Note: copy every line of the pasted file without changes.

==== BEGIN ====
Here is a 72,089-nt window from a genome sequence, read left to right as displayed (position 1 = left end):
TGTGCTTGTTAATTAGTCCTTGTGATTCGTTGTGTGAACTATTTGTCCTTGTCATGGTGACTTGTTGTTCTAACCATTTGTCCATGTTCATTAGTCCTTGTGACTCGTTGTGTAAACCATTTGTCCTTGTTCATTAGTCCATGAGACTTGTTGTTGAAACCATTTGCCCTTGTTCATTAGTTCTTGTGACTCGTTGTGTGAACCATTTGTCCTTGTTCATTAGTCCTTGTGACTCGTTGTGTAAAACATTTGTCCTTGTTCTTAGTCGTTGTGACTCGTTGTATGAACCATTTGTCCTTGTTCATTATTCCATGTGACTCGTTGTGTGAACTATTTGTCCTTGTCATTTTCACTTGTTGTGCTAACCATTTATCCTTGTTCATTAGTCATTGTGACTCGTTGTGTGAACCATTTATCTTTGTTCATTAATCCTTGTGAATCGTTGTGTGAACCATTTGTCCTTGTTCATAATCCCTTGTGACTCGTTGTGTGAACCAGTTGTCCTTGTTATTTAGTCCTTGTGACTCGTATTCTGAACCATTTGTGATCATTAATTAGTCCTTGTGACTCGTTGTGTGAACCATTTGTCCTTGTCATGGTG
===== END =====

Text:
Here is a 72,089-nt window from a genome sequence, read left to right as displayed (position 1 = left end):
TGTGCTTGTTAATTAGTCCTTGTGATTCGTTGTGTGAACTATTTGTCCTTGTCATGGTGACTTGTTGTTCTAACCATTTGTCCATGTTCATTAGTCCTTGTGACTCGTTGTGTAAACCATTTGTCCTTGTTCATTAGTCCATGAGACTTGTTGTTGAAACCATTTGCCCTTGTTCATTAGTTCTTGTGACTCGTTGTGTGAACCATTTGTCCTTGTTCATTAGTCCTTGTGACTCGTTGTGTAAAACATTTGTCCTTGTTCTTAGTCGTTGTGACTCGTTGTATGAACCATTTGTCCTTGTTCATTATTCCATGTGACTCGTTGTGTGAACTATTTGTCCTTGTCATTTTCACTTGTTGTGCTAACCATTTATCCTTGTTCATTAGTCATTGTGACTCGTTGTGTGAACCATTTATCTTTGTTCATTAATCCTTGTGAATCGTTGTGTGAACCATTTGTCCTTGTTCATAATCCCTTGTGACTCGTTGTGTGAACCAGTTGTCCTTGTTATTTAGTCCTTGTGACTCGTATTCTGAACCATTTGTGATCATTAATTAGTCCTTGTGACTCGTTGTGTGAACCATTTGTCCTTGTCATGGTG